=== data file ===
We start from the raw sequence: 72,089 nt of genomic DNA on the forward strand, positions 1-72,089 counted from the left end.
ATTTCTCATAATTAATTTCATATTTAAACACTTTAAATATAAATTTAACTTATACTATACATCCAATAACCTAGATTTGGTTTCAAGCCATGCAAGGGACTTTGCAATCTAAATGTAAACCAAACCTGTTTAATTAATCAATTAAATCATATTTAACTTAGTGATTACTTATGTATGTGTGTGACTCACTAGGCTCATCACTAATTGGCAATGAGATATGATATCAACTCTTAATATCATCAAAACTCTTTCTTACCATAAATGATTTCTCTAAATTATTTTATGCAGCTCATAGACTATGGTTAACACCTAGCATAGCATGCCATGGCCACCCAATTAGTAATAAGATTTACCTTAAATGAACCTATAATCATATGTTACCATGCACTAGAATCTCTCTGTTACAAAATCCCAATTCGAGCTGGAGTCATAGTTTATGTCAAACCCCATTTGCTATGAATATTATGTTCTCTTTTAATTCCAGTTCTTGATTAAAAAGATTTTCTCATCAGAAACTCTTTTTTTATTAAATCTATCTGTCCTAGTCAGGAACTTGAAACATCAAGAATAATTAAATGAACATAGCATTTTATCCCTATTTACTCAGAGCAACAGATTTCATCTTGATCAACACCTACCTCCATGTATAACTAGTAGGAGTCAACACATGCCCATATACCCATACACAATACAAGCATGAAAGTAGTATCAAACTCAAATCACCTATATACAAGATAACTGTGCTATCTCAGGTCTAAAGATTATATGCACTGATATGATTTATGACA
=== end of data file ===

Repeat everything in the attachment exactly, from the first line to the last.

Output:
We start from the raw sequence: 72,089 nt of genomic DNA on the forward strand, positions 1-72,089 counted from the left end.
ATTTCTCATAATTAATTTCATATTTAAACACTTTAAATATAAATTTAACTTATACTATACATCCAATAACCTAGATTTGGTTTCAAGCCATGCAAGGGACTTTGCAATCTAAATGTAAACCAAACCTGTTTAATTAATCAATTAAATCATATTTAACTTAGTGATTACTTATGTATGTGTGTGACTCACTAGGCTCATCACTAATTGGCAATGAGATATGATATCAACTCTTAATATCATCAAAACTCTTTCTTACCATAAATGATTTCTCTAAATTATTTTATGCAGCTCATAGACTATGGTTAACACCTAGCATAGCATGCCATGGCCACCCAATTAGTAATAAGATTTACCTTAAATGAACCTATAATCATATGTTACCATGCACTAGAATCTCTCTGTTACAAAATCCCAATTCGAGCTGGAGTCATAGTTTATGTCAAACCCCATTTGCTATGAATATTATGTTCTCTTTTAATTCCAGTTCTTGATTAAAAAGATTTTCTCATCAGAAACTCTTTTTTTATTAAATCTATCTGTCCTAGTCAGGAACTTGAAACATCAAGAATAATTAAATGAACATAGCATTTTATCCCTATTTACTCAGAGCAACAGATTTCATCTTGATCAACACCTACCTCCATGTATAACTAGTAGGAGTCAACACATGCCCATATACCCATACACAATACAAGCATGAAAGTAGTATCAAACTCAAATCACCTATATACAAGATAACTGTGCTATCTCAGGTCTAAAGATTATATGCACTGATATGATTTATGACA